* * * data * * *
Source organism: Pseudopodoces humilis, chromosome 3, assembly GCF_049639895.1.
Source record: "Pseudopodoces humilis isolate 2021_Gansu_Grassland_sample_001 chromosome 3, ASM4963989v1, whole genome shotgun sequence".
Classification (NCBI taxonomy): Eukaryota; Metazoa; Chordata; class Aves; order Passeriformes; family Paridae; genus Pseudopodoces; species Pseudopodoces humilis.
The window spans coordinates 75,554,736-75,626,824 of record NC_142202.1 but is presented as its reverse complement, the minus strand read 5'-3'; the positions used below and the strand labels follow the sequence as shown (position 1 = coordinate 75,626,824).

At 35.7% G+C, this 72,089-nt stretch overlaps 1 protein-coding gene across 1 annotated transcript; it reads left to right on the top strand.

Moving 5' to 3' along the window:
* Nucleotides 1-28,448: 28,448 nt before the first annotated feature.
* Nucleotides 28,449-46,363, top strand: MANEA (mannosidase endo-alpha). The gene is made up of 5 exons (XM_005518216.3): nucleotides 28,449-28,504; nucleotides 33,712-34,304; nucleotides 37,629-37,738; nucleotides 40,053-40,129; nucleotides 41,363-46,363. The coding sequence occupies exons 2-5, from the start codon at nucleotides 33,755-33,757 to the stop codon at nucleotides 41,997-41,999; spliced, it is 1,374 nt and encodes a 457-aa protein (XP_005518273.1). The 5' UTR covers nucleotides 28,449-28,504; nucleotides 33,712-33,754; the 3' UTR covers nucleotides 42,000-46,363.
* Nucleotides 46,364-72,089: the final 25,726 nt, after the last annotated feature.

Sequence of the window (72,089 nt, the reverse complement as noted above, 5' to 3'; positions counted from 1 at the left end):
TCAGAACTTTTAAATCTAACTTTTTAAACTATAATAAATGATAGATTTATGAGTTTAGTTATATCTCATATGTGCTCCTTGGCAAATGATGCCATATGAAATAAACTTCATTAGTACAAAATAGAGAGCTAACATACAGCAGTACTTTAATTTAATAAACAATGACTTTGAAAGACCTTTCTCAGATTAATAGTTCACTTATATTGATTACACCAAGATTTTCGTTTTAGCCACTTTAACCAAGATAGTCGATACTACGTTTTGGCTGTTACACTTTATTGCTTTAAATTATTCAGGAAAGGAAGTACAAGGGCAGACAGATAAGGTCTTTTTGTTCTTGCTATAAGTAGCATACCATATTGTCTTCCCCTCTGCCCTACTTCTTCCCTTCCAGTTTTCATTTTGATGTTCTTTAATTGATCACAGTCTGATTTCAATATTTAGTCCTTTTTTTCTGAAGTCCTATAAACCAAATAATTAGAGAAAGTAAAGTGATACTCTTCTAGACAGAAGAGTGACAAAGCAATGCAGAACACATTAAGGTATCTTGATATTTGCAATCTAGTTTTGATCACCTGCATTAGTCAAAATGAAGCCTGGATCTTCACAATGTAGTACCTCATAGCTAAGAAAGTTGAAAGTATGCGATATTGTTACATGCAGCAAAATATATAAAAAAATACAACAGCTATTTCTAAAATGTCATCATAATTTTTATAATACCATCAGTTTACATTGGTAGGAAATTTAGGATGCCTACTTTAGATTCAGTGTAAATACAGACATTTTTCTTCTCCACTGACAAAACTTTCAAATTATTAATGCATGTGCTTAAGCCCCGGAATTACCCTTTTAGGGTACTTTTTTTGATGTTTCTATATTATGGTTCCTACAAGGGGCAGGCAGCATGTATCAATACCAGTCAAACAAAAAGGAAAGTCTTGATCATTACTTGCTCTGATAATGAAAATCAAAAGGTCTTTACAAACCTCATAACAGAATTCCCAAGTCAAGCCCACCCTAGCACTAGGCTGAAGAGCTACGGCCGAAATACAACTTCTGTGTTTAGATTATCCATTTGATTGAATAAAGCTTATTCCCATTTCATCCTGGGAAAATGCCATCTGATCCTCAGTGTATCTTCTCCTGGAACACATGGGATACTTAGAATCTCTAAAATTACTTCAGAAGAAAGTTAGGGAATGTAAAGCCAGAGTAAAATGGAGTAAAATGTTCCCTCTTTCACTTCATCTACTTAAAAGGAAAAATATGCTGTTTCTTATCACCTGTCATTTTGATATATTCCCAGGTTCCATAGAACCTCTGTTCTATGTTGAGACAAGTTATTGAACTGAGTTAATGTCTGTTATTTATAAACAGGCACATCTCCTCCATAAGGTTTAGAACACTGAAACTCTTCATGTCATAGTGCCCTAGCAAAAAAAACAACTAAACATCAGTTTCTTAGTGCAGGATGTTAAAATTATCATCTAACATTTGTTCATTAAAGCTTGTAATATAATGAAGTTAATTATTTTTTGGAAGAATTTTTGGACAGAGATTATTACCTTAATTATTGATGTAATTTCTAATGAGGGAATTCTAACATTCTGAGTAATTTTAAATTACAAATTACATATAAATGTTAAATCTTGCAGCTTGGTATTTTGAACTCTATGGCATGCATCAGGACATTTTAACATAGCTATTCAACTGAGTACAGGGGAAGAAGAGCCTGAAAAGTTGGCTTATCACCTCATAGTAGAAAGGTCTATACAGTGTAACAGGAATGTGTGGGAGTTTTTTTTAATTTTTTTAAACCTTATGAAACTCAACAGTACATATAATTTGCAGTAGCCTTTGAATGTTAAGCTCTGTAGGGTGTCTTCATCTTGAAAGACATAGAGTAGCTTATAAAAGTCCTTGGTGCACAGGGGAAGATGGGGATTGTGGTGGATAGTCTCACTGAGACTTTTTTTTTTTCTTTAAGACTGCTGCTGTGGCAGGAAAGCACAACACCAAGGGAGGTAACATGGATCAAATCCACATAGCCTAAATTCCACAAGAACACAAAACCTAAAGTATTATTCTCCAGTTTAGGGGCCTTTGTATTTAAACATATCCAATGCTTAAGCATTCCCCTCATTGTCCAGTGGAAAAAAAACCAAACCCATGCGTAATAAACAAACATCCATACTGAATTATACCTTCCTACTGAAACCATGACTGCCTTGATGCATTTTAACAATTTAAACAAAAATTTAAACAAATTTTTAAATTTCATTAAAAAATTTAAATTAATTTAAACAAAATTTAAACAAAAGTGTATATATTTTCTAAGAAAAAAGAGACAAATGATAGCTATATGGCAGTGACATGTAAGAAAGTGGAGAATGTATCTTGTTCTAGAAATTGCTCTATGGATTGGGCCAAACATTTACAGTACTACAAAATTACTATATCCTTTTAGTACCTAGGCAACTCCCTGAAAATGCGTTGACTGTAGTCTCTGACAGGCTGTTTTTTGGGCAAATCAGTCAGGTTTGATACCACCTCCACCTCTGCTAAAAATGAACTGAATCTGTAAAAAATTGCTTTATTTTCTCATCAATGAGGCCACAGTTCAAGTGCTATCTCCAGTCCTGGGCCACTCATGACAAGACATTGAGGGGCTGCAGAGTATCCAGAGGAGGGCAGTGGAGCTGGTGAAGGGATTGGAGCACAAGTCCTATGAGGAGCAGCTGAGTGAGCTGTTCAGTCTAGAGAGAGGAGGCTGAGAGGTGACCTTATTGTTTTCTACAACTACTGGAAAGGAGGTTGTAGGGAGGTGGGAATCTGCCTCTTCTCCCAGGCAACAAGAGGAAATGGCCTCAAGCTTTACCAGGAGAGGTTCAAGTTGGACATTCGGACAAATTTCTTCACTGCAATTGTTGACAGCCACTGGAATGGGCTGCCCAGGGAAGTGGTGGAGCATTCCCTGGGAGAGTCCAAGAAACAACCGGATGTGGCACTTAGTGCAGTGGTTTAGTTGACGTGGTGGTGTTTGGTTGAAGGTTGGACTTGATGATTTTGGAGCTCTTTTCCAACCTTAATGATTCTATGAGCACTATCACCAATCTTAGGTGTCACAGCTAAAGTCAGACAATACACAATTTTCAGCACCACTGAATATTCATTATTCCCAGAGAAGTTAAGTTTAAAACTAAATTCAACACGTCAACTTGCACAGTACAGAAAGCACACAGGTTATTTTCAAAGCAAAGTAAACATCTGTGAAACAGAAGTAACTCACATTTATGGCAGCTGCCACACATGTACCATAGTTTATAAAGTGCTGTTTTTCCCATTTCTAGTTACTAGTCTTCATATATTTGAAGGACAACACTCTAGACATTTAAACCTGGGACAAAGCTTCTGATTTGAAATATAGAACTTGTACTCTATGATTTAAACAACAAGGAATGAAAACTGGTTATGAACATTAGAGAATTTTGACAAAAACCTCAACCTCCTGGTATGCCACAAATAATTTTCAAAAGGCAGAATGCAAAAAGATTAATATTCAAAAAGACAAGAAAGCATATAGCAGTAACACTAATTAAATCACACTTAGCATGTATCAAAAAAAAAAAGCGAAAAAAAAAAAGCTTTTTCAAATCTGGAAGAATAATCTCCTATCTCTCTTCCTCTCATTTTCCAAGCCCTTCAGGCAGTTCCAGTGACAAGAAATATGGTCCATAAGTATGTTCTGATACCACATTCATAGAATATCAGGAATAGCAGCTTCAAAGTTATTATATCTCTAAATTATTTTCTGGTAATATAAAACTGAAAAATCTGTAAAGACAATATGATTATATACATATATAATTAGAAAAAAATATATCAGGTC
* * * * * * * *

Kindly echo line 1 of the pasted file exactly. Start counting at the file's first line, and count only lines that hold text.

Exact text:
Source organism: Pseudopodoces humilis, chromosome 3, assembly GCF_049639895.1.